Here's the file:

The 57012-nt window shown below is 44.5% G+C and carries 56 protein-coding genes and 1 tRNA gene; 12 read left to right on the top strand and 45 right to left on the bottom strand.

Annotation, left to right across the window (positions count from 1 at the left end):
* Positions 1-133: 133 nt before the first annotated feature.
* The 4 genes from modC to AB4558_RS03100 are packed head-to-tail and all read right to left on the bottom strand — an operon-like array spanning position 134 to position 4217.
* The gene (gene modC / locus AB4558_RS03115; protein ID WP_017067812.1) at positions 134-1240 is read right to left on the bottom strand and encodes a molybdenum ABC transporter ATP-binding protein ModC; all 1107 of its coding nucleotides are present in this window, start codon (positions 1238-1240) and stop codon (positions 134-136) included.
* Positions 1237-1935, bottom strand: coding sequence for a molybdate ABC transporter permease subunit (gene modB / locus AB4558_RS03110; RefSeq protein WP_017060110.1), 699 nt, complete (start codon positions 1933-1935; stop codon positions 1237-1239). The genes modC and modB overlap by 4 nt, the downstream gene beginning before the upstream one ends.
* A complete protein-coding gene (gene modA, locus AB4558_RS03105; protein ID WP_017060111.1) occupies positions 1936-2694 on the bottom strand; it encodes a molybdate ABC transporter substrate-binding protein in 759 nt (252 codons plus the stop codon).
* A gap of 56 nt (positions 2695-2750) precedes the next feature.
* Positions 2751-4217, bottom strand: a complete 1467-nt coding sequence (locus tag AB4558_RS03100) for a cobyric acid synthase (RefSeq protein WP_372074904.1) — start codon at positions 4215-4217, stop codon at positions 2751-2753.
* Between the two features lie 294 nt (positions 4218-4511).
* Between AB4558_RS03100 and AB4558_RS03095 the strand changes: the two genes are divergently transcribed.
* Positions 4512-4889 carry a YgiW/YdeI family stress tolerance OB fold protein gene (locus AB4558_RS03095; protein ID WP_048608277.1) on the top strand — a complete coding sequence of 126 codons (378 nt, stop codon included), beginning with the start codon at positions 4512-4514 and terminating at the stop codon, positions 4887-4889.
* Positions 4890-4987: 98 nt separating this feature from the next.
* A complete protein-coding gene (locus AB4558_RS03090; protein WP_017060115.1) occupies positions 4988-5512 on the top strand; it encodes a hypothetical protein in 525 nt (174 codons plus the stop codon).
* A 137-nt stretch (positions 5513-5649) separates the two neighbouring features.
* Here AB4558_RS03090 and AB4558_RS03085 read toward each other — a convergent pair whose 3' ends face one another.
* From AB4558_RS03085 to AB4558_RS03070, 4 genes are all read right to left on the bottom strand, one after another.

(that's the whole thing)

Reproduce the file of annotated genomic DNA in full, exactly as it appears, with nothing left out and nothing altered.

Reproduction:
The 57012-nt window shown below is 44.5% G+C and carries 56 protein-coding genes and 1 tRNA gene; 12 read left to right on the top strand and 45 right to left on the bottom strand.

Annotation, left to right across the window (positions count from 1 at the left end):
* Positions 1-133: 133 nt before the first annotated feature.
* The 4 genes from modC to AB4558_RS03100 are packed head-to-tail and all read right to left on the bottom strand — an operon-like array spanning position 134 to position 4217.
* The gene (gene modC / locus AB4558_RS03115; protein ID WP_017067812.1) at positions 134-1240 is read right to left on the bottom strand and encodes a molybdenum ABC transporter ATP-binding protein ModC; all 1107 of its coding nucleotides are present in this window, start codon (positions 1238-1240) and stop codon (positions 134-136) included.
* Positions 1237-1935, bottom strand: coding sequence for a molybdate ABC transporter permease subunit (gene modB / locus AB4558_RS03110; RefSeq protein WP_017060110.1), 699 nt, complete (start codon positions 1933-1935; stop codon positions 1237-1239). The genes modC and modB overlap by 4 nt, the downstream gene beginning before the upstream one ends.
* A complete protein-coding gene (gene modA, locus AB4558_RS03105; protein ID WP_017060111.1) occupies positions 1936-2694 on the bottom strand; it encodes a molybdate ABC transporter substrate-binding protein in 759 nt (252 codons plus the stop codon).
* A gap of 56 nt (positions 2695-2750) precedes the next feature.
* Positions 2751-4217, bottom strand: a complete 1467-nt coding sequence (locus tag AB4558_RS03100) for a cobyric acid synthase (RefSeq protein WP_372074904.1) — start codon at positions 4215-4217, stop codon at positions 2751-2753.
* Between the two features lie 294 nt (positions 4218-4511).
* Between AB4558_RS03100 and AB4558_RS03095 the strand changes: the two genes are divergently transcribed.
* Positions 4512-4889 carry a YgiW/YdeI family stress tolerance OB fold protein gene (locus AB4558_RS03095; protein ID WP_048608277.1) on the top strand — a complete coding sequence of 126 codons (378 nt, stop codon included), beginning with the start codon at positions 4512-4514 and terminating at the stop codon, positions 4887-4889.
* Positions 4890-4987: 98 nt separating this feature from the next.
* A complete protein-coding gene (locus AB4558_RS03090; protein WP_017060115.1) occupies positions 4988-5512 on the top strand; it encodes a hypothetical protein in 525 nt (174 codons plus the stop codon).
* A 137-nt stretch (positions 5513-5649) separates the two neighbouring features.
* Here AB4558_RS03090 and AB4558_RS03085 read toward each other — a convergent pair whose 3' ends face one another.
* From AB4558_RS03085 to AB4558_RS03070, 4 genes are all read right to left on the bottom strand, one after another.